Since 2013 study by Carl Benedikt Frey and Michael Osborne, the number of jobs which AI and machines will displace in the future has been the subject of numerous other studies, surveys, op-eds and policy papers. Subsequent studies put the equivalent figure at 35% of the workforce for Britain (where more people work in creative fields less susceptible to automation) and 49% for Japan.
The McKinsey Global Institute found that the disruption of automation will hit women workers the hardest due to their higher representation in certain fields. It found that between 40 million and 160 million women worldwide may need to transition between occupations by 2030, often into higher-skilled roles. Clerical work, done by secretaries, schedulers and bookkeepers, is an area especially susceptible to automation, and 72% of those jobs in advanced economies are held by women.
But other reports provide a more positive take. The World Economic Forum found that while automation will displace 75 million jobs, it will generate 133 million new ones worldwide by 2022. Gartner found that AI-related job creation will reach two million net-new jobs in 2025. Another study by McKinsey Global Institute found that worldwide, with sufficient economic growth, innovation an investment, there can be enough new job creation to offset the impact of automation, although in some advanced economies additional investments will be needed to reduce the risk of job shortages. In the US, there will be a net positive job growth through 2030. PwC found that AI, robotics, and other forms of smart automation have the potential to bring great economic benefits, contributing up to $15 trillion to global GDP by 2030. Although this wealth will displace many existing jobs, PwC says it will also generate the demand for many jobs.
But while experts can predict which fields automation might do away with the need for human labor, it is less obvious where technology might create new jobs. “We can’t predict what jobs will be created in the future, but it’s always been like that,” Joel Mokyr, an economic historian at Northwestern University told the Economist. Imagine trying to tell someone a century ago that her great-grandchildren would be video-game designers or cybersecurity specialists, he suggests. “These are jobs that nobody in the past would have predicted.”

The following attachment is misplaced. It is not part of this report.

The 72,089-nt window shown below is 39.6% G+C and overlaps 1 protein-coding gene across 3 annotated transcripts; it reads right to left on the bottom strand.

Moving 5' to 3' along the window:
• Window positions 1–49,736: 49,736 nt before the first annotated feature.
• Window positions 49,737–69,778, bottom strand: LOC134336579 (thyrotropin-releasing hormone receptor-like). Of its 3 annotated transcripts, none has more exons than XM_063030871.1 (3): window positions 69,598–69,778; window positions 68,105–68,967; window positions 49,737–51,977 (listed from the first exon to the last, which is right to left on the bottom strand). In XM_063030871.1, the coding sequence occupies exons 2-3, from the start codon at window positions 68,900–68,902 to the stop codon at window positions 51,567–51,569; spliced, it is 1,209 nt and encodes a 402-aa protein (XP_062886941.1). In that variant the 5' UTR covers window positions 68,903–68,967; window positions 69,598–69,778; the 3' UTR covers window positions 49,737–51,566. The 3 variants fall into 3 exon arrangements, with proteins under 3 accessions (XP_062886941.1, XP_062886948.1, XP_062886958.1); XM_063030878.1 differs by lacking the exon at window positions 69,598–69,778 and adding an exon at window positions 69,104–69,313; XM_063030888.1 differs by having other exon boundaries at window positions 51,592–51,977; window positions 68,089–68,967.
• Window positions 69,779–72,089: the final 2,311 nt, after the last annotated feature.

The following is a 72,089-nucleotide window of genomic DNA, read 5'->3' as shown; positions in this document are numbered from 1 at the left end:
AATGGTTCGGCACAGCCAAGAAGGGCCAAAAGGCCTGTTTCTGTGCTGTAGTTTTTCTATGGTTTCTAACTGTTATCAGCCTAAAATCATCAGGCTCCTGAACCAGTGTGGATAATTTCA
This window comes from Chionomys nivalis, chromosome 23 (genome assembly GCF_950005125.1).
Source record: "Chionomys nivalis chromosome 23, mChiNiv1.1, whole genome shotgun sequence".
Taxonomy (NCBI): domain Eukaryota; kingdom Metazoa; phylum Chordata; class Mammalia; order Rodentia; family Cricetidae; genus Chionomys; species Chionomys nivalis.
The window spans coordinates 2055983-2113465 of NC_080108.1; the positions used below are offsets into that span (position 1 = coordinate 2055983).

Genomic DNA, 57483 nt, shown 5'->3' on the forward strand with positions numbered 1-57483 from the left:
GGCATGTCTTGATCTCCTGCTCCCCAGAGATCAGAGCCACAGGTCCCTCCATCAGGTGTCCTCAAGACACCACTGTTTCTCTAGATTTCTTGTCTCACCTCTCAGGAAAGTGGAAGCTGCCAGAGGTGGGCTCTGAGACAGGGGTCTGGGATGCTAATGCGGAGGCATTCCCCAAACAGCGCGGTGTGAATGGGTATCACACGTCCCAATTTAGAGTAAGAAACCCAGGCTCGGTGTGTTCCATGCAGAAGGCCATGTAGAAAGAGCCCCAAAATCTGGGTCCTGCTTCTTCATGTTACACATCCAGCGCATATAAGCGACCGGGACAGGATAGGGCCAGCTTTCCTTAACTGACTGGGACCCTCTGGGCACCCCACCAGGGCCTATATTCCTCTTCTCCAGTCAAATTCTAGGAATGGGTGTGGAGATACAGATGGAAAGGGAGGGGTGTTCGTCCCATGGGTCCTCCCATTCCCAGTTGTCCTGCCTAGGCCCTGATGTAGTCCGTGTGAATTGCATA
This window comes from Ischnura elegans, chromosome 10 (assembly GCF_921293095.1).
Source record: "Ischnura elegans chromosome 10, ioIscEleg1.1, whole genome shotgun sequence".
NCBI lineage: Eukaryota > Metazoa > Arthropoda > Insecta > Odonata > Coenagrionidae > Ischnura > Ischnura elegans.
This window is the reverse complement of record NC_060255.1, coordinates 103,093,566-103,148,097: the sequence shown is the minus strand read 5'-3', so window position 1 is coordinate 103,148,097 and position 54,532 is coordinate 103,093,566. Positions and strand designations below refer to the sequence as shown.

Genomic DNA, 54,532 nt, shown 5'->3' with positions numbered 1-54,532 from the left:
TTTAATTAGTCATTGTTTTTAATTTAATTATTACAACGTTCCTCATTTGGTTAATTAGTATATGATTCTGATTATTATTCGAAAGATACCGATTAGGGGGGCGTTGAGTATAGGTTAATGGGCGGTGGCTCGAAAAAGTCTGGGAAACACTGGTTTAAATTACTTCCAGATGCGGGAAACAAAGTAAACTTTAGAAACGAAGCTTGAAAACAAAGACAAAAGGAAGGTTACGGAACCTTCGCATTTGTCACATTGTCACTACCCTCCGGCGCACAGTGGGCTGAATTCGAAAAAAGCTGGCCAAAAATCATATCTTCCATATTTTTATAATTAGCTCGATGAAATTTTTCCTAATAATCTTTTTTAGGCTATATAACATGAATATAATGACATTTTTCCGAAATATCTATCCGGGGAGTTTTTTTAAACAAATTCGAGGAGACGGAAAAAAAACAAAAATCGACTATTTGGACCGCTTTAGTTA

RELOCATION RATHER THAN DISPLACEMENT?
Optimistic experts point to examples in the past of where industries declined and new ones emerged to replace them while the prerequisites of employment were redefined. Just as people are concerned about the impact of self-driving vehicles today, a century ago they were similarly concerned about the impact of the transition from horses to cars. But while horse-related jobs declined, entirely new jobs were created in the fast-food and motel industries that arose to serve motorists. Thus, some experts predict that self-driving vehicles will free up more time for people to consume goods and services, increasing demand elsewhere in the economy; and autonomous vehicles might greatly expand demand for products delivered locally.
But could this time be different?
The impact of automation this time is broader as the advancements in technology will affect every industry, which was not the case two centuries ago where many workers could switch and adapt from one kind of routine to another. This time around, unskilled workers will need to broaden their skill sets while society will need to rethink how it perceives education, employment, and entrepreneurship to stay ahead of technology as it continues to evolve. Another difference is that the shift from agriculture to industry took decades, whereas technology is developing much more rapidly requiring people to learn new skills much more quickly than in the past.
Despite the wide range of views expressed, most people will agree that rather than succumbing the doomsday predictions that robots will take over all our jobs, companies and governments will need to work together to make it easier for workers to acquire new skills to adjust to these new technologies through retraining and switch jobs as needed. PwC says that a culture of adaptability and lifelong learning will be crucial for spreading the benefits of AI and robotics widely through society, particularly with an aging population where we need people to be able to work for longer. Soft skills will also be important in making people adaptable and employable throughout their working lives as the lifespan of any given skill set is shrinking. People will also get to do more work that requires creativity, social and emotional intelligence, and passion.
Although what the future holds is impossible to accurately to predict, it is important that we begin taking steps to prepare for a future where machines become colleagues, as if we don't begin to adapt to the changes today, it will be challenging to catch up later.